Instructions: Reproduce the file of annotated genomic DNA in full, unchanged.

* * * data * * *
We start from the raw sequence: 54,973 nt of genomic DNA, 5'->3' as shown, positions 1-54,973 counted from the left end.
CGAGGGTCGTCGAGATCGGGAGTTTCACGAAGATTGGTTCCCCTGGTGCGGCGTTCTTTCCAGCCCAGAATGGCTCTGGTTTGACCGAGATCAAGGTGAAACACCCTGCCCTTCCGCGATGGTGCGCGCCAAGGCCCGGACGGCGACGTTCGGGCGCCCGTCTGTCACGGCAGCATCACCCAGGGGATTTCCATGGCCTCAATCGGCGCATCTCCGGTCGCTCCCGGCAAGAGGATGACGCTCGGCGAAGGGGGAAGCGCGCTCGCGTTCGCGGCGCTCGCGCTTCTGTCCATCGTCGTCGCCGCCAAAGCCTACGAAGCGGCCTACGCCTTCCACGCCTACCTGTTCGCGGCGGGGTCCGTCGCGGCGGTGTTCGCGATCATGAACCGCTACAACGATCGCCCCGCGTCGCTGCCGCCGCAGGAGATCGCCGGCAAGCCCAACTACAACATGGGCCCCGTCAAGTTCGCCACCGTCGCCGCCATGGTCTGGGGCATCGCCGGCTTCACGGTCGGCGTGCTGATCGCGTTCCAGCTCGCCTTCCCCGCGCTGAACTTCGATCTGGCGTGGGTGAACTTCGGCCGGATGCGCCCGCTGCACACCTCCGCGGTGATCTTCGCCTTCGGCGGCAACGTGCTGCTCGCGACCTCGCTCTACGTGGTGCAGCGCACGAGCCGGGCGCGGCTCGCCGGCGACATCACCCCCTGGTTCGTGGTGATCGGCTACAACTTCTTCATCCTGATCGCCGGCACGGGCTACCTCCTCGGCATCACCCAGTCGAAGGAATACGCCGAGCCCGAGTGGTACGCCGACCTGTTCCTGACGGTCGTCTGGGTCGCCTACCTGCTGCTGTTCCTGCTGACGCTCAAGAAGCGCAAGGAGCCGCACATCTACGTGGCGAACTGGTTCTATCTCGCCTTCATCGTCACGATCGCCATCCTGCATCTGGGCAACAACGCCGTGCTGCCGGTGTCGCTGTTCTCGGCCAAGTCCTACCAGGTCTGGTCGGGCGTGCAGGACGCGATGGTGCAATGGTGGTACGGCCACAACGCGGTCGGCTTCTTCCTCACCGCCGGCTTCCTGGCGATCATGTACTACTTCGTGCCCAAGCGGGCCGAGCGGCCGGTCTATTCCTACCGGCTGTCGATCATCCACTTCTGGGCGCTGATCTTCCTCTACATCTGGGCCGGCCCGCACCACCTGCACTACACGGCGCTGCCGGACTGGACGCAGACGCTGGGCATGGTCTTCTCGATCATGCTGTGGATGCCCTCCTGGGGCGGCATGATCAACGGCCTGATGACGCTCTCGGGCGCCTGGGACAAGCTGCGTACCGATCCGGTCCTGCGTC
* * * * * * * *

We start from the raw sequence: 54,973 nt of genomic DNA, 5'->3' as shown, positions 1-54,973 counted from the left end.
CGAGGGTCGTCGAGATCGGGAGTTTCACGAAGATTGGTTCCCCTGGTGCGGCGTTCTTTCCAGCCCAGAATGGCTCTGGTTTGACCGAGATCAAGGTGAAACACCCTGCCCTTCCGCGATGGTGCGCGCCAAGGCCCGGACGGCGACGTTCGGGCGCCCGTCTGTCACGGCAGCATCACCCAGGGGATTTCCATGGCCTCAATCGGCGCATCTCCGGTCGCTCCCGGCAAGAGGATGACGCTCGGCGAAGGGGGAAGCGCGCTCGCGTTCGCGGCGCTCGCGCTTCTGTCCATCGTCGTCGCCGCCAAAGCCTACGAAGCGGCCTACGCCTTCCACGCCTACCTGTTCGCGGCGGGGTCCGTCGCGGCGGTGTTCGCGATCATGAACCGCTACAACGATCGCCCCGCGTCGCTGCCGCCGCAGGAGATCGCCGGCAAGCCCAACTACAACATGGGCCCCGTCAAGTTCGCCACCGTCGCCGCCATGGTCTGGGGCATCGCCGGCTTCACGGTCGGCGTGCTGATCGCGTTCCAGCTCGCCTTCCCCGCGCTGAACTTCGATCTGGCGTGGGTGAACTTCGGCCGGATGCGCCCGCTGCACACCTCCGCGGTGATCTTCGCCTTCGGCGGCAACGTGCTGCTCGCGACCTCGCTCTACGTGGTGCAGCGCACGAGCCGGGCGCGGCTCGCCGGCGACATCACCCCCTGGTTCGTGGTGATCGGCTACAACTTCTTCATCCTGATCGCCGGCACGGGCTACCTCCTCGGCATCACCCAGTCGAAGGAATACGCCGAGCCCGAGTGGTACGCCGACCTGTTCCTGACGGTCGTCTGGGTCGCCTACCTGCTGCTGTTCCTGCTGACGCTCAAGAAGCGCAAGGAGCCGCACATCTACGTGGCGAACTGGTTCTATCTCGCCTTCATCGTCACGATCGCCATCCTGCATCTGGGCAACAACGCCGTGCTGCCGGTGTCGCTGTTCTCGGCCAAGTCCTACCAGGTCTGGTCGGGCGTGCAGGACGCGATGGTGCAATGGTGGTACGGCCACAACGCGGTCGGCTTCTTCCTCACCGCCGGCTTCCTGGCGATCATGTACTACTTCGTGCCCAAGCGGGCCGAGCGGCCGGTCTATTCCTACCGGCTGTCGATCATCCACTTCTGGGCGCTGATCTTCCTCTACATCTGGGCCGGCCCGCACCACCTGCACTACACGGCGCTGCCGGACTGGACGCAGACGCTGGGCATGGTCTTCTCGATCATGCTGTGGATGCCCTCCTGGGGCGGCATGATCAACGGCCTGATGACGCTCTCGGGCGCCTGGGACAAGCTGCGTACCGATCCGGTCCTGCGTC